How to Floss Your Permanent Retainer
One of the most challenging things about having a permanent retainer is keeping it clean. Retainers that are bonded behind the teeth look nice and do their job pretty much without your help. Unfortunately they also tend to accumulate plaque and require more time and effort when you are flossing. As you know from my other articles, I’m not a fan of permanent retainers that are bonded to every tooth. Although they are the most reliable when it comes to preventing tooth movement after your braces come off, they are also the most difficult to care for afterwards. There are three ways to floss bonded retainers attached to every tooth. First, floss threaders are little plastic needles that can be used to help direct floss between the teeth and under your retainer wire. Once the floss is under the wire, it can be moved up and down the sides of the adjacent teeth to remove plaque as normal. You must re-thread the floss between every two teeth that are bonded to the retainer however. “Superfloss” is a precut piece of floss on which one end has been plasticized by the manufacturer. This can be purchased at most pharmacies and discount chains. The stiff end makes it easier to thread the floss between the teeth. The third option is to use small brushes or “picks” that fit between the teeth. My personal favorites are called Soft-Picks. These are made of only plastic and rubber and therefore do not damage my enamel.
My favorite permanent retainer for the lower teeth is attached only to the two teeth at the end of the retainer (usually the canines). Because the middle teeth are not attached, you only have to thread the floss under the wire once. Using a little “sleight of hand,” it is possible to get the floss under these retainers without using a threader or Superfloss. Here’s how:
Form a loop in your floss about 5 or 6 inches from the end
Slip the loop over your two lower front teeth so that the two ends of the floss are hanging out of your mouth. The floss enters between your left lateral and central incisor, lays flat against the back of both centrals, and then exits back out between your right lateral and central incisor. At this point, the loop is around the teeth, but still ABOVE the retainer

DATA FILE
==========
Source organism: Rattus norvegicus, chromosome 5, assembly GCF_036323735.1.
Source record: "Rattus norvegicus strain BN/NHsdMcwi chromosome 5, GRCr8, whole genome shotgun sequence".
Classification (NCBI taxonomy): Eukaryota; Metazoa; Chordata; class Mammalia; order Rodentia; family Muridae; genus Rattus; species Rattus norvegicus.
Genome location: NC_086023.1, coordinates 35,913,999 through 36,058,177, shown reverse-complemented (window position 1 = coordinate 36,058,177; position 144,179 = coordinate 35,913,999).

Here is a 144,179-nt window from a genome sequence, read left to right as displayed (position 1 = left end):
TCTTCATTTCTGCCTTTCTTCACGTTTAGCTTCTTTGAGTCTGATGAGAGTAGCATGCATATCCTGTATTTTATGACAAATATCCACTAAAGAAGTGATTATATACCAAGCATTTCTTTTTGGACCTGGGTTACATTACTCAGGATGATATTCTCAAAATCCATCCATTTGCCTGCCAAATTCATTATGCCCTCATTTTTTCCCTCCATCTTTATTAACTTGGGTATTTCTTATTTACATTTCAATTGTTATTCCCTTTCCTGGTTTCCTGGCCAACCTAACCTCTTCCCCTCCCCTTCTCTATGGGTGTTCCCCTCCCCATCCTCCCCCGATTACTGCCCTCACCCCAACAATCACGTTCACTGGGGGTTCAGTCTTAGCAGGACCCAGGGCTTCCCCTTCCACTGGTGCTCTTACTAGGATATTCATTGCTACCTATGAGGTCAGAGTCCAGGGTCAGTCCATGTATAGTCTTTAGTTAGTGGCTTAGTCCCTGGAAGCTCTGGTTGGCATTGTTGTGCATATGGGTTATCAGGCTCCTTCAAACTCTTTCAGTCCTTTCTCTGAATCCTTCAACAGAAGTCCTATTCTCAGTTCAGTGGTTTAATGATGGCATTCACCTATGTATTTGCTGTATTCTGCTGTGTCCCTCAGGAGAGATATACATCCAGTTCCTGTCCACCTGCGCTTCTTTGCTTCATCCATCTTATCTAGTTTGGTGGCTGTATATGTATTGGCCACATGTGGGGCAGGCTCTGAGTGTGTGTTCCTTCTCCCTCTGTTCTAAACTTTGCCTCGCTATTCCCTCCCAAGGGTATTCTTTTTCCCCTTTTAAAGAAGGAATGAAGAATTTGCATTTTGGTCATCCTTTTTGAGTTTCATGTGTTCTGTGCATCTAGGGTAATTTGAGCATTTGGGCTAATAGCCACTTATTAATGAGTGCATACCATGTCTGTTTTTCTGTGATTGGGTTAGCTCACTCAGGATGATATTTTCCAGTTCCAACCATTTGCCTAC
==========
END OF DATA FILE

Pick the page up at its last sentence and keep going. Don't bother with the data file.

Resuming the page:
Holding both ends, pull downward until you feel the loop of floss “snap” under the retainer behind your teeth
Let go of the short end of the floss and slowly pull the long end until it exits the space between the teeth. At this point the floss will usually straighten out and point under your tongue
Using your fingers (with the help of your tongue), grab the loose short end and pull it towards the back of your mouth so you can wrap it around your fingers as you normally do when you floss
With the floss now under the wire and wrapped around your two fingers, you can now easily clean by moving the floss up and down against the sides of the two adjacent teeth
To get to the next two teeth, keep a hold of both ends of the floss, lift the front half up and out of the just-flossed “embrasure” between the teeth, slide it over into the space between the next two teeth, and then pull it back down in between
Repeat this for all of the teeth that are being supported by the permanent retainer
To remove the floss, just let go of either end and pull it through
This is a clever trick that will allow you to keep your teeth clean and healthy without having to spend a lot of money and extra time using floss threaders or Superfloss.
NOTE: The author, Dr. Greg Jorgensen, is a board-certified orthodontist who is in the private practice of orthodontics in Rio Rancho, New Mexico (a suburb on the westside of Albuquerque). He was trained at BYU, Washington University in St. Louis, and the University of Iowa in the United States. Dr. Jorgensen’s 25 years of specialty practice and 10,000 finished cases qualify him an expert in two-phase treatment, extraction and non-extraction therapy, functional orthodontics, clear aligners (Invisalign), and multiple bracket systems (including conventional braces, Damon and other self-ligating brackets, Suresmile, and lingual braces). This blog for informational purposes only and is designed to help consumers understand currently accepted orthodontic concepts. It is not a venue for debating alternative treatment theories. Dr. Jorgensen is licensed to diagnose and treat patients only in the state of New Mexico. He cannot diagnose cases described in comments nor can he select treatment plans for readers. Because he has over 25,000 readers each month, it is impossible for him respond to all questions. Please read all of the comments associated with each article as most of the questions he receives each week have been asked and answered previously. The opinions expressed here are protected by copyright laws and can only be used with written permission from the author.